Ukraine has granted citizenship to the daughter of a former Russian prime minister and a prominent journalist, both of whom are vocal Kremlin critics.
Maria Gaidar and Vladimir Fedorin were handed Ukrainian passports Tuesday by President Petro Poroshenko during a brief ceremony in Kyiv.
“Your example clearly demonstrates that one cannot be silent, that one has to be able to be at peace with one conscience,” Poroshenko said, alluding to Gaidar’s and Fedorin’s denunciation of Russia’s annexation of Crimea and its role in the ongoing conflict in eastern Ukraine, according to a statement published on the presidential website.
“Your neutral position, thoughts and information from Ukraine that you can provide as an alternative to Kremlin propaganda are very valuable for millions of Russians,” Poroshenko said, adding that the most the two can do today for Russia is to “ensure Ukraine’s success.”
Gaidar, daughter of Russia’s first post-Soviet prime minister Yegor Gaidar and a politician in her own right, was appointed last month to serve as a deputy governor of Ukraine’s Odessa region. Her appointment caused a furor in Russia, where many have accused her of betraying her homeland.
Gaidar was quoted by the presidential website as saying that for her, becoming a Ukrainian citizen was a landmark decision.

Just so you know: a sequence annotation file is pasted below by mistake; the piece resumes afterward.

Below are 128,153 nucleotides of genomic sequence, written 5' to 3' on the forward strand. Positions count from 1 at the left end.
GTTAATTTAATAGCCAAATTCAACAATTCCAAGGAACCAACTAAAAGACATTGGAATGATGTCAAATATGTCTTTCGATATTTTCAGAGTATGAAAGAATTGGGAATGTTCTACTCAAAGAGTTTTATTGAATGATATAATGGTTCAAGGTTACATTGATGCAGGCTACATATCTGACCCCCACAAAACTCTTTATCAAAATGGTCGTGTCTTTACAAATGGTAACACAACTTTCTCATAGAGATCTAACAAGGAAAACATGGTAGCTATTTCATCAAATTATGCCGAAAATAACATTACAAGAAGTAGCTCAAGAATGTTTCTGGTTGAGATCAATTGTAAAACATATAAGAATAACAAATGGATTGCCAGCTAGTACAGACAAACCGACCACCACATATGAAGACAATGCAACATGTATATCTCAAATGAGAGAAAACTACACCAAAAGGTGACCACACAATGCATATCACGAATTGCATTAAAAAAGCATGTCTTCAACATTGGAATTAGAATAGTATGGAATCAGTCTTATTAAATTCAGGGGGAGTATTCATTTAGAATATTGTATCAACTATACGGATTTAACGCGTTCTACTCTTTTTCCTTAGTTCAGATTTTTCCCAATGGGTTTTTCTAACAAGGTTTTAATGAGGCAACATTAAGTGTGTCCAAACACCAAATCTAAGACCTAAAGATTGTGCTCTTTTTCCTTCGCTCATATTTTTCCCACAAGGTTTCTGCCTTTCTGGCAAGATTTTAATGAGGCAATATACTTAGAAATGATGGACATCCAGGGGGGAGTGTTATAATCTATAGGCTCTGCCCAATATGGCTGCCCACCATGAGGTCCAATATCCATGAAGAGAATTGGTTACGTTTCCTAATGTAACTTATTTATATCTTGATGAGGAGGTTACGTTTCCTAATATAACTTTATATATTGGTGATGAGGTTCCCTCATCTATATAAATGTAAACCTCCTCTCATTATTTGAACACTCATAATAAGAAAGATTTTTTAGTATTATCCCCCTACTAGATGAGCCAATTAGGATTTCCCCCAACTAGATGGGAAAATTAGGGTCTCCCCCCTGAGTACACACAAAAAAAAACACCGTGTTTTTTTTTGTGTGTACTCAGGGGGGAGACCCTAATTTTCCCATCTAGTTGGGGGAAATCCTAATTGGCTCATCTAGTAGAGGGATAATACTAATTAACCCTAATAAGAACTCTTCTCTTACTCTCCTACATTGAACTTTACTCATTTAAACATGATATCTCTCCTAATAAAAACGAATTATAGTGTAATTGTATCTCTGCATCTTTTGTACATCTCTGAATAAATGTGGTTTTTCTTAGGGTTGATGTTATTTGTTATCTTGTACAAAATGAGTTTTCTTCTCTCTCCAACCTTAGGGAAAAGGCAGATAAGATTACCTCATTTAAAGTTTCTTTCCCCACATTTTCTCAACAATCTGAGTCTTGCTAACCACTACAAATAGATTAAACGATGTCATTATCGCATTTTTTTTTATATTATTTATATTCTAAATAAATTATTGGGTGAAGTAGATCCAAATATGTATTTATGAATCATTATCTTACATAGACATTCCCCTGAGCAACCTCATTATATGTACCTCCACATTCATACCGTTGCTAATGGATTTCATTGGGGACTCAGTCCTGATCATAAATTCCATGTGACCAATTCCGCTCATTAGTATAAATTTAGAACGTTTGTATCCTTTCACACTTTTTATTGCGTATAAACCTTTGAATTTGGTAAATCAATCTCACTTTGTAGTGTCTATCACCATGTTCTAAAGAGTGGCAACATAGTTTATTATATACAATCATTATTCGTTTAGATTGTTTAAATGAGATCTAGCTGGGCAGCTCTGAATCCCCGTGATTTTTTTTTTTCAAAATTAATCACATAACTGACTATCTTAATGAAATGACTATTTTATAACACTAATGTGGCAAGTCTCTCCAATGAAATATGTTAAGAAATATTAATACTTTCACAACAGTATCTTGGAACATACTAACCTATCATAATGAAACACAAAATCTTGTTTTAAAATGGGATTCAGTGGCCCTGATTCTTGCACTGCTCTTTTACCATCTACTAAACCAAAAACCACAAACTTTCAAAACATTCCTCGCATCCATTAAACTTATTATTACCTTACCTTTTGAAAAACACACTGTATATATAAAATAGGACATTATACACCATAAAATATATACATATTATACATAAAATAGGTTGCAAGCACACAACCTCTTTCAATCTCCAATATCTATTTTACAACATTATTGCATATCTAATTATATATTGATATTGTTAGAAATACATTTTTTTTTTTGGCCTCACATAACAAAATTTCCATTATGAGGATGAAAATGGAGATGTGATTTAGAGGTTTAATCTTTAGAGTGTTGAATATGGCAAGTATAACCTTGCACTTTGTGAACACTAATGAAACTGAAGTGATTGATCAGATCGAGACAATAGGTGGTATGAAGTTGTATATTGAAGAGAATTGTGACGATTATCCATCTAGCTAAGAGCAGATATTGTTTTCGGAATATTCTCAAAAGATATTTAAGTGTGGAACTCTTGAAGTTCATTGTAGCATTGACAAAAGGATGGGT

“I am here during these trying times for Ukraine to share in the fate of the Ukrainian people. We have a common enemy – an authoritarian regime that is killing people both in Russia and here,” she said. Gaidar said she will do all she can “to defeat this enemy and to show that there is a different path – a path of freedom, democracy, respect, partnership and good neighborly relations.”
Gaidar, who in the past held regional government positions in Russia, has long been known as a fierce critic of President Vladimir Putin. She is said to have left Russia for Ukraine earlier this year.
Fedorin, a respected journalist and former editor-in-chief of Forbes-Ukraine, has been living in the country for several years and described becoming a Ukrainian citizen as “likely the most pivotal decision in my life.”
Poroshenko’s website quoted him as calling Ukraine a beacon of freedom in the post-Soviet space, one “that gives hope to the peoples of the former USSR to become members of the global family of free nations.”
Russia has denied involvement in the conflict in eastern Ukraine and rejected criticism of its controversial decision to annex Crimea, following a regional referendum that was condemned as illegal by Kyiv and the West.